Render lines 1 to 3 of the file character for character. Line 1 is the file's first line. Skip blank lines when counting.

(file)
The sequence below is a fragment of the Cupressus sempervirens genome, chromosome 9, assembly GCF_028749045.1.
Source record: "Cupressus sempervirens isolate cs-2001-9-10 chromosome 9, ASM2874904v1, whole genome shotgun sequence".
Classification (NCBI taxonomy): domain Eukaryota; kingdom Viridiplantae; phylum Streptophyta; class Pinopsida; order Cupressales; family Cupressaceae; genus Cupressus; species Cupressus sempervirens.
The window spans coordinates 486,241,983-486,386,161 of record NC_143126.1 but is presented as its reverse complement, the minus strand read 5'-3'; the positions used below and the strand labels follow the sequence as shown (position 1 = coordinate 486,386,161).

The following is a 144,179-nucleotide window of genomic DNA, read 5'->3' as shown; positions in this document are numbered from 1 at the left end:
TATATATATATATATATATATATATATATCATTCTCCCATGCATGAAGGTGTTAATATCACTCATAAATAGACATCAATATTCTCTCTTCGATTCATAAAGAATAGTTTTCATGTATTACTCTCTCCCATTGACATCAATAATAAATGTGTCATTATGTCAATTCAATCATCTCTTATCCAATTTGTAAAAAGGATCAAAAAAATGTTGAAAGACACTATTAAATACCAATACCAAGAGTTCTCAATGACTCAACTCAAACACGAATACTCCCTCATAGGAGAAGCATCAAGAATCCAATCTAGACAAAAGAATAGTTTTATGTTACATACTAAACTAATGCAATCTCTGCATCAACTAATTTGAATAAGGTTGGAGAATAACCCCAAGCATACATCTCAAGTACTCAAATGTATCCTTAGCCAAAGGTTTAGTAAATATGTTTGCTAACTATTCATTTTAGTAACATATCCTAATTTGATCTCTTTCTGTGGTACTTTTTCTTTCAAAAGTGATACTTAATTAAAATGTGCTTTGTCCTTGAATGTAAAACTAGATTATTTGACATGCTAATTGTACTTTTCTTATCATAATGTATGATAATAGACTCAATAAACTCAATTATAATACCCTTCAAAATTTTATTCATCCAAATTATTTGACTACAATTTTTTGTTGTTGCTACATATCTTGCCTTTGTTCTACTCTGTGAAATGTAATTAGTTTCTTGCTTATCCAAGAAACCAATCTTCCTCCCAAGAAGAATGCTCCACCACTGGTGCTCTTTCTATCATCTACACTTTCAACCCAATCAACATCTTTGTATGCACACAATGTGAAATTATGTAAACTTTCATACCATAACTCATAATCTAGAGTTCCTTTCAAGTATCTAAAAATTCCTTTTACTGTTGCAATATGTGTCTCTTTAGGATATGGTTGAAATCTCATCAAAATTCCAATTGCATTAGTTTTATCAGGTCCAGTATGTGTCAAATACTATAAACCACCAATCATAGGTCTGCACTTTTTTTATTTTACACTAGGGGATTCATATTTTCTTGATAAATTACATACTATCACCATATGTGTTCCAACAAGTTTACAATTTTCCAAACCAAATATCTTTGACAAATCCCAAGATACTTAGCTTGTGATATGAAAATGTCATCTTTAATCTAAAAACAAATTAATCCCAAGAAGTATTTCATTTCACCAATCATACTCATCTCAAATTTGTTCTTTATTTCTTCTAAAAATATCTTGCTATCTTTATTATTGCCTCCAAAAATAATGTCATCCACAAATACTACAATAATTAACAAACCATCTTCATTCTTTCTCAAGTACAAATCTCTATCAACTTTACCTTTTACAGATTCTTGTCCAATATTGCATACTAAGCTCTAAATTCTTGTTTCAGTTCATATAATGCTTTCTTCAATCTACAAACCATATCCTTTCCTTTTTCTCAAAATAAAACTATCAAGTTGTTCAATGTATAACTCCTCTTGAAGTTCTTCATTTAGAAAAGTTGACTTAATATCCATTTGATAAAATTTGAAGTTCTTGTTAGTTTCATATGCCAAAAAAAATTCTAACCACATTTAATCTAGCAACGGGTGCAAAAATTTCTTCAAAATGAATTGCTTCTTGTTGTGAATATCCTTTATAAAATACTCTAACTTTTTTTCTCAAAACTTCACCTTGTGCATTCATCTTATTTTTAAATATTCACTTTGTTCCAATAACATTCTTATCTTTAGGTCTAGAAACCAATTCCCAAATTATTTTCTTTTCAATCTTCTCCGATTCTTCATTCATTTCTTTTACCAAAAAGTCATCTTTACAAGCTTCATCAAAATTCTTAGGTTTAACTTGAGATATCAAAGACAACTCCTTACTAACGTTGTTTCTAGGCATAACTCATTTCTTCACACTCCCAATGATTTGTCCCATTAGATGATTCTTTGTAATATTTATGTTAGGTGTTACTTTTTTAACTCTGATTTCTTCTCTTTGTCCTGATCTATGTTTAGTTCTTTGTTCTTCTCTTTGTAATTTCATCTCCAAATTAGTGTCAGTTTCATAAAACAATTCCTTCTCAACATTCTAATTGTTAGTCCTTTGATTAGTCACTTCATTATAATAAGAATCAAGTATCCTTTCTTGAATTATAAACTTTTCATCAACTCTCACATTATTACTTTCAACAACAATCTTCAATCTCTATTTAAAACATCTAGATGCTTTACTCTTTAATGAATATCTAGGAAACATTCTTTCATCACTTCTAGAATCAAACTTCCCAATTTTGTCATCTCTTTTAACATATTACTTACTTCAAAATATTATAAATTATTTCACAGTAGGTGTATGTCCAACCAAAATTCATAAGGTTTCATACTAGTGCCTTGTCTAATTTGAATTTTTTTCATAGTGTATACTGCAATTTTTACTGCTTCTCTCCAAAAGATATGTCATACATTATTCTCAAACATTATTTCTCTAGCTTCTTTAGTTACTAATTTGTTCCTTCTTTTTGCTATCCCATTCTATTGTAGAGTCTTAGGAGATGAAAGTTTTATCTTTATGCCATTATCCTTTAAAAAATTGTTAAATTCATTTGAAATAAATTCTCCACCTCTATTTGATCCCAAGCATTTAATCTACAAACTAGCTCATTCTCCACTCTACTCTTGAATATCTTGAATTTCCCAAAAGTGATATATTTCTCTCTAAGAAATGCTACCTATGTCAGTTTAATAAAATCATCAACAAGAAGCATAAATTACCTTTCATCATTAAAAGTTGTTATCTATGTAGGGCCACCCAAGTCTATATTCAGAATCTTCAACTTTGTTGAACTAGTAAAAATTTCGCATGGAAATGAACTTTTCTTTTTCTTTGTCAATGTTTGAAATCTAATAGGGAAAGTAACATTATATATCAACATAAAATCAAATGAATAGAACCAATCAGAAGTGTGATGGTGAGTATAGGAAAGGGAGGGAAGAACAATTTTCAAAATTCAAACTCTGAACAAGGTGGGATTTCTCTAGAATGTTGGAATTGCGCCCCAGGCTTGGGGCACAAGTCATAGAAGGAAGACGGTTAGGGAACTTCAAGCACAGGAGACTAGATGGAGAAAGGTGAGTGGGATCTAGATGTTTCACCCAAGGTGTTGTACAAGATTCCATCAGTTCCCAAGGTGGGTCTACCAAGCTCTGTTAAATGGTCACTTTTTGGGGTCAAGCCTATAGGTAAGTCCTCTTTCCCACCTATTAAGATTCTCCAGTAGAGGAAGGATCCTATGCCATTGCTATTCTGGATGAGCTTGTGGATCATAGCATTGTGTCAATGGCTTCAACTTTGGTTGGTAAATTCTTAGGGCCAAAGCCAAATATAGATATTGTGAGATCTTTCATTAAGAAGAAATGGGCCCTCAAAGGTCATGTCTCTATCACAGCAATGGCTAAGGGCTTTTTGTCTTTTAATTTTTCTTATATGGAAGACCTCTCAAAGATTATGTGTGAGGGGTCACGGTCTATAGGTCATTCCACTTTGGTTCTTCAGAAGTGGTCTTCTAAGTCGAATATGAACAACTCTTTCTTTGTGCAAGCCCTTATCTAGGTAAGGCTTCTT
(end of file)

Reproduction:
The sequence below is a fragment of the Cupressus sempervirens genome, chromosome 9, assembly GCF_028749045.1.
Source record: "Cupressus sempervirens isolate cs-2001-9-10 chromosome 9, ASM2874904v1, whole genome shotgun sequence".
Classification (NCBI taxonomy): domain Eukaryota; kingdom Viridiplantae; phylum Streptophyta; class Pinopsida; order Cupressales; family Cupressaceae; genus Cupressus; species Cupressus sempervirens.